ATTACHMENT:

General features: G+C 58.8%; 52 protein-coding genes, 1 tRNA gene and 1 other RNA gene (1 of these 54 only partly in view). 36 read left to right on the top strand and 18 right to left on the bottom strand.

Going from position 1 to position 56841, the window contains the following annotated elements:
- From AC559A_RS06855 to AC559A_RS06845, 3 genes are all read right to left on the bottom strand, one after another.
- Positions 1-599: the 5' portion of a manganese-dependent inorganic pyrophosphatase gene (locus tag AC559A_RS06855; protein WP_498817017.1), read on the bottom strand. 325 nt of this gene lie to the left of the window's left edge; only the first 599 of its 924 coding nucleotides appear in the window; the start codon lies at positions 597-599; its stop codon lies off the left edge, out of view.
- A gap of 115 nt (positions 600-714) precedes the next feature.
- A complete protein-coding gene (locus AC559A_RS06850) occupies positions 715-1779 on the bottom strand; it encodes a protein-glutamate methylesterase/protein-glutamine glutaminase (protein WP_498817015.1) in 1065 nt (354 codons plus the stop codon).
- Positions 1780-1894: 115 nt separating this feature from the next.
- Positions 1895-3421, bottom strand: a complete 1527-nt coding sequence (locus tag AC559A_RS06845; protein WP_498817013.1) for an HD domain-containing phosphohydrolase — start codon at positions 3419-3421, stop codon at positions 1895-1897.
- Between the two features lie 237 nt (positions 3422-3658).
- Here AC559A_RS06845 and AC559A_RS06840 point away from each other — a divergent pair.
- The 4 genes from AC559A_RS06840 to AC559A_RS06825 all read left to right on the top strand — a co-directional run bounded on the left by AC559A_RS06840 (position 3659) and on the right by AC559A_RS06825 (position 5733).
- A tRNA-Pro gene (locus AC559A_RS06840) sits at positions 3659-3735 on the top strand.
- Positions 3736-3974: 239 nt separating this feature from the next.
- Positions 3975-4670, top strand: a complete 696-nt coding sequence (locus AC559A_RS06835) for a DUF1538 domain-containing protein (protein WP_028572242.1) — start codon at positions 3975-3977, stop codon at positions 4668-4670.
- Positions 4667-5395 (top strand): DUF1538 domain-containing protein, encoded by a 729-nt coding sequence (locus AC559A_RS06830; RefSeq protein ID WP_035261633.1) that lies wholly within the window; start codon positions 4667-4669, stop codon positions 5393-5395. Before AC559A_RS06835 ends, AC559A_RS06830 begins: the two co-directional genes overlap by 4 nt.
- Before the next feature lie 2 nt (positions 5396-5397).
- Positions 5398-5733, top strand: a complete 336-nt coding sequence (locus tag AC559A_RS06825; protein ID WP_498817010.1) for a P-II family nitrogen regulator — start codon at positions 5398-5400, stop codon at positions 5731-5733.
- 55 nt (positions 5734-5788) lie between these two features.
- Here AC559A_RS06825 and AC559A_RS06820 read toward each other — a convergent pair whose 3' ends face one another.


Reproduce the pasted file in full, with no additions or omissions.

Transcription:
General features: G+C 58.8%; 52 protein-coding genes, 1 tRNA gene and 1 other RNA gene (1 of these 54 only partly in view). 36 read left to right on the top strand and 18 right to left on the bottom strand.

Going from position 1 to position 56841, the window contains the following annotated elements:
- From AC559A_RS06855 to AC559A_RS06845, 3 genes are all read right to left on the bottom strand, one after another.
- Positions 1-599: the 5' portion of a manganese-dependent inorganic pyrophosphatase gene (locus tag AC559A_RS06855; protein WP_498817017.1), read on the bottom strand. 325 nt of this gene lie to the left of the window's left edge; only the first 599 of its 924 coding nucleotides appear in the window; the start codon lies at positions 597-599; its stop codon lies off the left edge, out of view.
- A gap of 115 nt (positions 600-714) precedes the next feature.
- A complete protein-coding gene (locus AC559A_RS06850) occupies positions 715-1779 on the bottom strand; it encodes a protein-glutamate methylesterase/protein-glutamine glutaminase (protein WP_498817015.1) in 1065 nt (354 codons plus the stop codon).
- Positions 1780-1894: 115 nt separating this feature from the next.
- Positions 1895-3421, bottom strand: a complete 1527-nt coding sequence (locus tag AC559A_RS06845; protein WP_498817013.1) for an HD domain-containing phosphohydrolase — start codon at positions 3419-3421, stop codon at positions 1895-1897.
- Between the two features lie 237 nt (positions 3422-3658).
- Here AC559A_RS06845 and AC559A_RS06840 point away from each other — a divergent pair.
- The 4 genes from AC559A_RS06840 to AC559A_RS06825 all read left to right on the top strand — a co-directional run bounded on the left by AC559A_RS06840 (position 3659) and on the right by AC559A_RS06825 (position 5733).
- A tRNA-Pro gene (locus AC559A_RS06840) sits at positions 3659-3735 on the top strand.
- Positions 3736-3974: 239 nt separating this feature from the next.
- Positions 3975-4670, top strand: a complete 696-nt coding sequence (locus AC559A_RS06835) for a DUF1538 domain-containing protein (protein WP_028572242.1) — start codon at positions 3975-3977, stop codon at positions 4668-4670.
- Positions 4667-5395 (top strand): DUF1538 domain-containing protein, encoded by a 729-nt coding sequence (locus AC559A_RS06830; RefSeq protein ID WP_035261633.1) that lies wholly within the window; start codon positions 4667-4669, stop codon positions 5393-5395. Before AC559A_RS06835 ends, AC559A_RS06830 begins: the two co-directional genes overlap by 4 nt.
- Before the next feature lie 2 nt (positions 5396-5397).
- Positions 5398-5733, top strand: a complete 336-nt coding sequence (locus tag AC559A_RS06825; protein ID WP_498817010.1) for a P-II family nitrogen regulator — start codon at positions 5398-5400, stop codon at positions 5731-5733.
- 55 nt (positions 5734-5788) lie between these two features.
- Here AC559A_RS06825 and AC559A_RS06820 read toward each other — a convergent pair whose 3' ends face one another.